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I expect that Google's algorithms are highly proprietary. The only people "in the know" would be Google engineers, and I expect their employment would be in jeopardy by revealing the secret Google juice. (Not to mention the lawsuits.) –  Al E. Nov 24 '10 at 14:12
    
"you need to be able to point to a specific area" - Google's services are legion, as are the things they use to make them fast; even if someone knew all of them and was able to share, I suspect it would be several volumes of books, not a SO answer. –  Piskvor Nov 24 '10 at 17:47
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First, let me explain why your question was closed. It focused on Google to the extent that it wasn't really a question about algorithms, but about how Google works instead. A better question might be: "Why algorithms make large websites so fast", or if you were asking on Webmasters, which might a better SE site, "What algorithms can I use to make my website fast", and give Google as an example.

  1. No, that's correct. Questions about algorithms are acceptable.

  2. No, asking if such an algorithm exists is also acceptable.

  3. — How should I design something?
    —How should I implement something?
    — Questions about database, such as MSSQL, MySQL, Oracle
    Wikipedia explains this better than I do
    —Generally, how should I design my tables for this scenario in a database? (assuming a RDBMS)

  4. Questions closed as off-topic can be moved to other Stack Exchange sites if at least 3 of the closers agree. From a technical perspective, that's why it wasn't moved. I can't see the exact close votes so I can't get you any more information.

  5. This isn't a question, so I can't really respond to it.

  6. I addressed the first part of this question above. You're free to continue using your account, unless the system is telling you that it's not accepting any more questions from you. In that case, to be allowed to ask more questions, you need to answer questions and gain upvotes on those answers.

  7. No, that's acceptable and encouraged, even.

Just one more note: We encourage one question per question post. This question (not the question we're talking about, but this one itself) is more along the lines of 3 questions:

  • Why was my question closed? (and 1, 2, 4, 6 which were subquestions)
  • What do these tags mean? (#3)
  • Can I answer my own question? (#7) (Duplicate)

In the future, please try posting these separately.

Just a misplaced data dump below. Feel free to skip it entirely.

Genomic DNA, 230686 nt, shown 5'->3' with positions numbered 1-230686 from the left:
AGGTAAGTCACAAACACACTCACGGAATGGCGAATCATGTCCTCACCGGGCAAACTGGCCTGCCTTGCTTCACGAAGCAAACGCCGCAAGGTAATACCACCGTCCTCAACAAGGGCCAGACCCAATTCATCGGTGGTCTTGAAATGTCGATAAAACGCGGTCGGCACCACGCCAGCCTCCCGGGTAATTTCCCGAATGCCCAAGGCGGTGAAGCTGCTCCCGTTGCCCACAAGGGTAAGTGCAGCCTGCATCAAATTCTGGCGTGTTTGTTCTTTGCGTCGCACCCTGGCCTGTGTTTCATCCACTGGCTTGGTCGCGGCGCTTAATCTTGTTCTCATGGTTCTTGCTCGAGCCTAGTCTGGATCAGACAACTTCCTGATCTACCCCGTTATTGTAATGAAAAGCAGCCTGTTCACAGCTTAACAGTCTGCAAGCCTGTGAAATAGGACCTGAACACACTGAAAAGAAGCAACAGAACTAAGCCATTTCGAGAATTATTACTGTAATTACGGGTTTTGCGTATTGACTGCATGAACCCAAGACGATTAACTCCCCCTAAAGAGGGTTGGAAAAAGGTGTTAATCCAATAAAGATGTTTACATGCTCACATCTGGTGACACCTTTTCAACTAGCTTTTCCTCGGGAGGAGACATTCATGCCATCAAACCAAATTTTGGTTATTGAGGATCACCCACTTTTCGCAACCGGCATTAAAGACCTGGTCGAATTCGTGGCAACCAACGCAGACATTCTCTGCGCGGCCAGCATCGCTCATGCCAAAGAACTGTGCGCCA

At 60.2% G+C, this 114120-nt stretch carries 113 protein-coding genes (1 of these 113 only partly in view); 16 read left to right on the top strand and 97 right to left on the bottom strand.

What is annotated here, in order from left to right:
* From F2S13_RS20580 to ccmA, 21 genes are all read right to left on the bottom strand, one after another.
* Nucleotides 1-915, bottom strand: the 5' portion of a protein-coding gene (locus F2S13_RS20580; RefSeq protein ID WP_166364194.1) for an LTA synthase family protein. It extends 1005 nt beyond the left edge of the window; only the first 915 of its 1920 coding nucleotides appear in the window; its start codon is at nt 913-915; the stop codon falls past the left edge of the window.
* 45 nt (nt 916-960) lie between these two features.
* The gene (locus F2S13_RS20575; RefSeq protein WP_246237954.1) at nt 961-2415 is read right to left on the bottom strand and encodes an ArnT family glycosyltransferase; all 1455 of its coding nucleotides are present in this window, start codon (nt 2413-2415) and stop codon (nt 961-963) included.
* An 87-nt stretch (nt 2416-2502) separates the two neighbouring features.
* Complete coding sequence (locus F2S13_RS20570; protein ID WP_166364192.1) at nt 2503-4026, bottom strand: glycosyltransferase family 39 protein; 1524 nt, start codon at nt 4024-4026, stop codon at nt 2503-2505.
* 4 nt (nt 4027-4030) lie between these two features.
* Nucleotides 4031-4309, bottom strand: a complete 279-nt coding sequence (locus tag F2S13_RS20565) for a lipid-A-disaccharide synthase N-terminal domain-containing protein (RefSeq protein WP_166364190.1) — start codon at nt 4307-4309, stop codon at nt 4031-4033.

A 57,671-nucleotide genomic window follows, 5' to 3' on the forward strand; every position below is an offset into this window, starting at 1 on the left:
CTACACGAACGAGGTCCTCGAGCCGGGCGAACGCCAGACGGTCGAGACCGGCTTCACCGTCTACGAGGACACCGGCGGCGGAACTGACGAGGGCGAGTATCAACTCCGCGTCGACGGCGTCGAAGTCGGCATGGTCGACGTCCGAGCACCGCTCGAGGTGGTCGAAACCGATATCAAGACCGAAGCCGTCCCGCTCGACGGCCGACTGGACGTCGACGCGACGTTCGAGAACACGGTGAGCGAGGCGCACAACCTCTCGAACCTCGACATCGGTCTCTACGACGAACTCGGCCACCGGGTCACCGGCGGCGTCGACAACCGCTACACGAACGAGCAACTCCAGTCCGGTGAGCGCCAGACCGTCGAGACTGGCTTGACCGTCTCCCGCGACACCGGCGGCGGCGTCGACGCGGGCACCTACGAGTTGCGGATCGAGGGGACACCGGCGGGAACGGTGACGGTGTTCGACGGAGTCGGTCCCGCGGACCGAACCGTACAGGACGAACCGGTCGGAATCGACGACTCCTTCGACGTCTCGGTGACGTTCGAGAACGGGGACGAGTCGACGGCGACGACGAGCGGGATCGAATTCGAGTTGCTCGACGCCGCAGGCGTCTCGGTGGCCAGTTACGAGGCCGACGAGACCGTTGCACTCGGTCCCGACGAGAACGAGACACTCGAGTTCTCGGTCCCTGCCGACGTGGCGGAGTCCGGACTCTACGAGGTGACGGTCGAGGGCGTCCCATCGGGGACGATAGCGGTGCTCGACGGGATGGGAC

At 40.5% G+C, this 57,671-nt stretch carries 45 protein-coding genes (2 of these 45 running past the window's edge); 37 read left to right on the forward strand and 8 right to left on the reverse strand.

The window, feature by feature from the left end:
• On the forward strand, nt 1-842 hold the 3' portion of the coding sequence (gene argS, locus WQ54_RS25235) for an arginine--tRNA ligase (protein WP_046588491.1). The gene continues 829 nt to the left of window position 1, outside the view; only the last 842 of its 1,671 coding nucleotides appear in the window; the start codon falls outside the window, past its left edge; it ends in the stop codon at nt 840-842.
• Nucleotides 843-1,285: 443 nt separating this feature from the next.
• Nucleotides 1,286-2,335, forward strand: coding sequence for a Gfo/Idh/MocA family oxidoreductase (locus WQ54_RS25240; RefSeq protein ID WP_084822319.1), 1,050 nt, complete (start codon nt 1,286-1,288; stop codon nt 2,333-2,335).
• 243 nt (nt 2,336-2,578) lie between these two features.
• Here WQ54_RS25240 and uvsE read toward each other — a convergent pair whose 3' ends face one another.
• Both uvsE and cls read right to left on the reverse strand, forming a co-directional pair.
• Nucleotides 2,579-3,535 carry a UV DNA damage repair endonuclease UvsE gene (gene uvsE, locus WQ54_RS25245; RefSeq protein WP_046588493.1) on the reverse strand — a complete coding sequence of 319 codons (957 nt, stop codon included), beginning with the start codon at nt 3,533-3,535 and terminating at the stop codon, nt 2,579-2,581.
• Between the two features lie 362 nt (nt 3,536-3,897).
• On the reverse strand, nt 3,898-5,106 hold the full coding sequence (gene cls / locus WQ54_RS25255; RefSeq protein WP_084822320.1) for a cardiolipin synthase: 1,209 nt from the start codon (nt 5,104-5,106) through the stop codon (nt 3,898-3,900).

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Thanks for the reply. I will try to post separately next time. –  ivo s Nov 24 '10 at 3:04
    
Ultimately I would love if this question gets on SO, but I can post it on Webmasters too no problem. SO is my top preference thought (if possible of course). So what do you think is the chance that if I try reword it so its not so Google-centric and I add a code problem that led me to post it as suggested by @Joel Coehoorn, the question would be safe ? Could there be any way that I can submit it for a review of someone of the moderators so that I don't end up with another closed question ? –  ivo s Nov 24 '10 at 3:13
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Not to answer your question but...

I nearly voted to close that myself as a duplicate of RE: How can Google be so fast? Is there a VERY important detail missing on the web about this? (proof positive: look at the OP's comment from 2010-11-23 approx 23:00:

@Bill I posted it again here stackoverflow.com/questions/4261917/… & I tried to my best to write it better, hopefully it's ok. Ivo

) I didn't actually cast that vote because I don't feel like making these things seem personal.

As an aside, I appreciate that you've reduced the use of bold and capitalization, but you are still trying to emphasize vast stretches of test. Unfortunately, when everything is emphasized, nothing stands out. Plus, it still looks like you are shouting at us.

You are obviously neither stupid nor hopelessly anti-social; you can find a place in this community, but you have to play by the local rules.

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thanks for your reply. Actually I put the italic font so that it looks like disclaimer on the label, I swear I meant not to shout at all. Actually the concept of 'online' shouting is very new to me:) I didn't know that boldness is used for anything but highlighting important point but now that I know I will remove the italic from the font. Thanks for commenting again. –  ivo s Nov 24 '10 at 3:18